HARLOWSounds like malware to me.
NNAMDI...director of business development at Armature Corp. Say hi, app, so they'll know that it's you.
GILROYHi, app. I tell bad jokes.
NNAMDISiri sounds exactly like John Gilroy, much better than Siri. After four generations at the helm, the Graham family is selling its flagship newspaper to the founder and CEO of Amazon, Jeff Bezos. He is going to own the paper by himself. It will not be a part of Amazon. How do you think Bezos will bring his tech acumen to bear at this paper, Bill Harlow?
HARLOWTo be honest, I don't know. It's going to be kind of fascinating 'cause my understanding is he's going to be somewhat hands-off, right? I mean...
HARLOW...he's not going to be doing the day-to-day operation, and Allison actually made a comparison to Steve Jobs buying Pixar earlier, which I think is a very interesting angle.
GILROYI think it's a good parallel.
DRUINYeah, because when -- actually, when Steve Jobs did buy Pixar, he never intended to be anything but the outsider, to be the sounding board, to be the consultant. And he really created Pixar to be Pixar. And ideally, Jeff Bezos is going to do the same kind of thing with The Washington Post. But now, of course, you know, is he going to say, whoo, let's scale up print?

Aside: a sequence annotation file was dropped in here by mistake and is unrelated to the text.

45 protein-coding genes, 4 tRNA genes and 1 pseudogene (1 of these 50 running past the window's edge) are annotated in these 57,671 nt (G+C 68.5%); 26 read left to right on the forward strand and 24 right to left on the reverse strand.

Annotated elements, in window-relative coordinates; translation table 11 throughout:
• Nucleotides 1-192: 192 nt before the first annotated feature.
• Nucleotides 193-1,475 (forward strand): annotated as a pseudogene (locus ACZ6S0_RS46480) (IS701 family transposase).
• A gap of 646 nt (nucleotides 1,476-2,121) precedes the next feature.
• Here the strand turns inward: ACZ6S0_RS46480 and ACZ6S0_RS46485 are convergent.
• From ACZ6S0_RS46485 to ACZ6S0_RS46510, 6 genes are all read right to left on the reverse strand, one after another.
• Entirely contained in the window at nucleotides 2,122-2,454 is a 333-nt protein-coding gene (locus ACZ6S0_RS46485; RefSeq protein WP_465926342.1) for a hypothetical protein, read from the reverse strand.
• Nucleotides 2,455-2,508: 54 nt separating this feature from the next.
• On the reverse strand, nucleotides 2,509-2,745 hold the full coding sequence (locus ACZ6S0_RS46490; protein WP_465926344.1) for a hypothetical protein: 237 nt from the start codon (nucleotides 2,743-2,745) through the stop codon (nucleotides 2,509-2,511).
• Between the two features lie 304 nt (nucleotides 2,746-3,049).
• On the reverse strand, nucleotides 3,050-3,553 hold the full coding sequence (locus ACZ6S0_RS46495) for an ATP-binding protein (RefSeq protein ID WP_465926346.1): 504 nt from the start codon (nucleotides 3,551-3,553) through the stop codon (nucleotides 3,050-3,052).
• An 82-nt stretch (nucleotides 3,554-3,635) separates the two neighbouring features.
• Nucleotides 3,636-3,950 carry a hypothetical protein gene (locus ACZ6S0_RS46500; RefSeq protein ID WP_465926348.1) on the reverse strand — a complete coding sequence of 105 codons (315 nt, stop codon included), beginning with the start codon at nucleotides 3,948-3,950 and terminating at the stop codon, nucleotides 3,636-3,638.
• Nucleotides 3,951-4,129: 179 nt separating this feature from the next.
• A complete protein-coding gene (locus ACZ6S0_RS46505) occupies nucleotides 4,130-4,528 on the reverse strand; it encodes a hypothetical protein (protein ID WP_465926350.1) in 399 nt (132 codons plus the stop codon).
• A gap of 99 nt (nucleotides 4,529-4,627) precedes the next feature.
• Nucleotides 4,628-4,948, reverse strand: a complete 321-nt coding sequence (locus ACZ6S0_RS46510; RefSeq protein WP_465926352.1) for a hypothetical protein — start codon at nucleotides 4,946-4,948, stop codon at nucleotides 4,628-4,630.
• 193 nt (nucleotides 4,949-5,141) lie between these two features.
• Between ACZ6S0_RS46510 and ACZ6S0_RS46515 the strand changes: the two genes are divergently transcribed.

DRUINWell, that's doubtful based on where he lives and based on where he comes from. You know, could he leverage the Kindle distribution channel? Could he, you know, bring in the content of the Post? Could he create the next iTune for news? He could do so many things...
HARLOWYeah, I know.
DRUIN...but he -- he's a strategist. He sits. He waits. He's certainly not above losing a bit of money...
DRUIN...to get to his goal, right?
HARLOWThe thing, too, is that when I think of Amazon, you know, we think of them as an online shopping company. I think of them more as an infrastructure company. That's what they excel at, you know, finding ways to get your products to you quickly, helping you find your products as quickly as possible, satisfying you as quickly as possible, and they seem to be pretty fanatical about customer service. So, in that sense, what could they do with that to, you know, make Washington Post a leaner, meaner kind of company?
NNAMDISpeaking of sitting and waiting, our Gilroy app would like to speak.
GILROYI was just downtown when I heard Terry Halvorsen speak. He's the CIO of the Navy. And he went to his vendors, and he said, well, you guys got a five-year plan? And they said, yeah. And he said, well, how do your other five-year plans work? And they said, they were -- no one could predict what could happen. He said, you know, you can't. You have to have flexibility and be agile and see what happens.